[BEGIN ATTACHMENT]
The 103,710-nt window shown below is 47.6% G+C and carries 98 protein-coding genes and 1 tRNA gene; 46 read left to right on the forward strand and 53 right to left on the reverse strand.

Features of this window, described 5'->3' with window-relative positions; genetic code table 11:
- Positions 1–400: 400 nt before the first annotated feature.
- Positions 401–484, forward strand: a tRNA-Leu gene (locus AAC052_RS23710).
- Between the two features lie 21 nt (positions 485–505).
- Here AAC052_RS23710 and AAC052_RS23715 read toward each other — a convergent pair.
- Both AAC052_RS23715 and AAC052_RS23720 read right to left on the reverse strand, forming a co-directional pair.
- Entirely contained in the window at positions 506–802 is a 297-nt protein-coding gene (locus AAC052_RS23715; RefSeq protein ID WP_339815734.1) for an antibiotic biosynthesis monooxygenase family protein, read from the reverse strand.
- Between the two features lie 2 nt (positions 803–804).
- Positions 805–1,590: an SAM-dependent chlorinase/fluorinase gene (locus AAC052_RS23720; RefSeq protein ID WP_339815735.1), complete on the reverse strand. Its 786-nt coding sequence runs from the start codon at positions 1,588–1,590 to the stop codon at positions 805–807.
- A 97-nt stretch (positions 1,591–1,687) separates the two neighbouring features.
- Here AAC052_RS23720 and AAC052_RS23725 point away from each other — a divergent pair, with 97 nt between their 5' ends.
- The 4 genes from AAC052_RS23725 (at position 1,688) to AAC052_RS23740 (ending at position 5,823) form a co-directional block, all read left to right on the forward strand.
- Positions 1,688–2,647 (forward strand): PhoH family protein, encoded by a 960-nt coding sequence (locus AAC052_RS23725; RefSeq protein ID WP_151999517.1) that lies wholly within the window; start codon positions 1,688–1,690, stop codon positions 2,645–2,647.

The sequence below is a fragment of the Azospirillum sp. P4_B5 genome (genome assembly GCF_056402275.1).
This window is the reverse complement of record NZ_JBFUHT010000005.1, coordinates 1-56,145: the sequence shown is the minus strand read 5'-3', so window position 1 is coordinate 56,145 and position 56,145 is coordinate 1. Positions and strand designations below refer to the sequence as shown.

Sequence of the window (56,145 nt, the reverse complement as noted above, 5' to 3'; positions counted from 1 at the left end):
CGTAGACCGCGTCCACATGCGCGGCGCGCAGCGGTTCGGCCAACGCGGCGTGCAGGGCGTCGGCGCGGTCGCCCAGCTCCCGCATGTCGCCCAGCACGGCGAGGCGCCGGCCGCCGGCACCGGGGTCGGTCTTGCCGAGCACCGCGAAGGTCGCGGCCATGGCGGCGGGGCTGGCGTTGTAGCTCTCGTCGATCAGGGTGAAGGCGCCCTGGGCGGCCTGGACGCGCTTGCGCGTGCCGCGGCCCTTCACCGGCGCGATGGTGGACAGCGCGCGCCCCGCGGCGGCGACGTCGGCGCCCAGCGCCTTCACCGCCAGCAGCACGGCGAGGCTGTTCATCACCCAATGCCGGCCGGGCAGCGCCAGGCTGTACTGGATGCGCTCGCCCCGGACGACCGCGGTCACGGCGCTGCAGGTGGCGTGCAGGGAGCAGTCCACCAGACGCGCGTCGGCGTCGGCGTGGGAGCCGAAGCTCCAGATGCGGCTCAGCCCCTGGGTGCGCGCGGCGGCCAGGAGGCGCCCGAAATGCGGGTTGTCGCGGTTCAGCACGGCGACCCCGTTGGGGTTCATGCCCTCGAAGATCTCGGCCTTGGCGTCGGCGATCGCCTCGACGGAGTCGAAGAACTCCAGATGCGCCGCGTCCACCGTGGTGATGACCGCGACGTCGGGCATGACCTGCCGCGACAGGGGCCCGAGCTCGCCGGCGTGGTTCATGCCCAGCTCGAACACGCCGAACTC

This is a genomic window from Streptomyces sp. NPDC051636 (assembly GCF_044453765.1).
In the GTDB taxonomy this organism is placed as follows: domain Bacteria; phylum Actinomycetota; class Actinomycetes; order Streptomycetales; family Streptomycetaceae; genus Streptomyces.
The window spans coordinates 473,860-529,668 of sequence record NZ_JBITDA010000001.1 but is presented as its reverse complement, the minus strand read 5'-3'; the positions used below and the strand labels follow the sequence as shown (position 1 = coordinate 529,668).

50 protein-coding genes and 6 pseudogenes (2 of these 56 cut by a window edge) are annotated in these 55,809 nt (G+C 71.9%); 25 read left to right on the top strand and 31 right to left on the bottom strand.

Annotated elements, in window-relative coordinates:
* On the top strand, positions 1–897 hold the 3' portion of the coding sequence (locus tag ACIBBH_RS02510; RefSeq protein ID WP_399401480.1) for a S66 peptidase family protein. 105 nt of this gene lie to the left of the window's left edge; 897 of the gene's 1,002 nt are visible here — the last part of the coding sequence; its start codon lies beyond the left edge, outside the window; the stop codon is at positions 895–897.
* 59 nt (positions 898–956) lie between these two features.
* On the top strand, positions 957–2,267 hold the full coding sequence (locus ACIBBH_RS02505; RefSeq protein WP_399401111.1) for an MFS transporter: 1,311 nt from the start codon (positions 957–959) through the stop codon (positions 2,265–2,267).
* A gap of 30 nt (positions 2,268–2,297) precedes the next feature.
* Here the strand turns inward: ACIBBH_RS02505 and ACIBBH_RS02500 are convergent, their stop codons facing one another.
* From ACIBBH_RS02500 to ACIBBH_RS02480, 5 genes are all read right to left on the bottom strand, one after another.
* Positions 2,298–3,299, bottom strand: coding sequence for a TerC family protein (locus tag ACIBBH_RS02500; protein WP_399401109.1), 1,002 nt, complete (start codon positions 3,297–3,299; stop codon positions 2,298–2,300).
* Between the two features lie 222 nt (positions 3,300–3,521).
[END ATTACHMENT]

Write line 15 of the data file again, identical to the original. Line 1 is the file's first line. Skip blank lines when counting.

The sequence below is a fragment of the Azospirillum sp. P4_B5 genome (genome assembly GCF_056402275.1).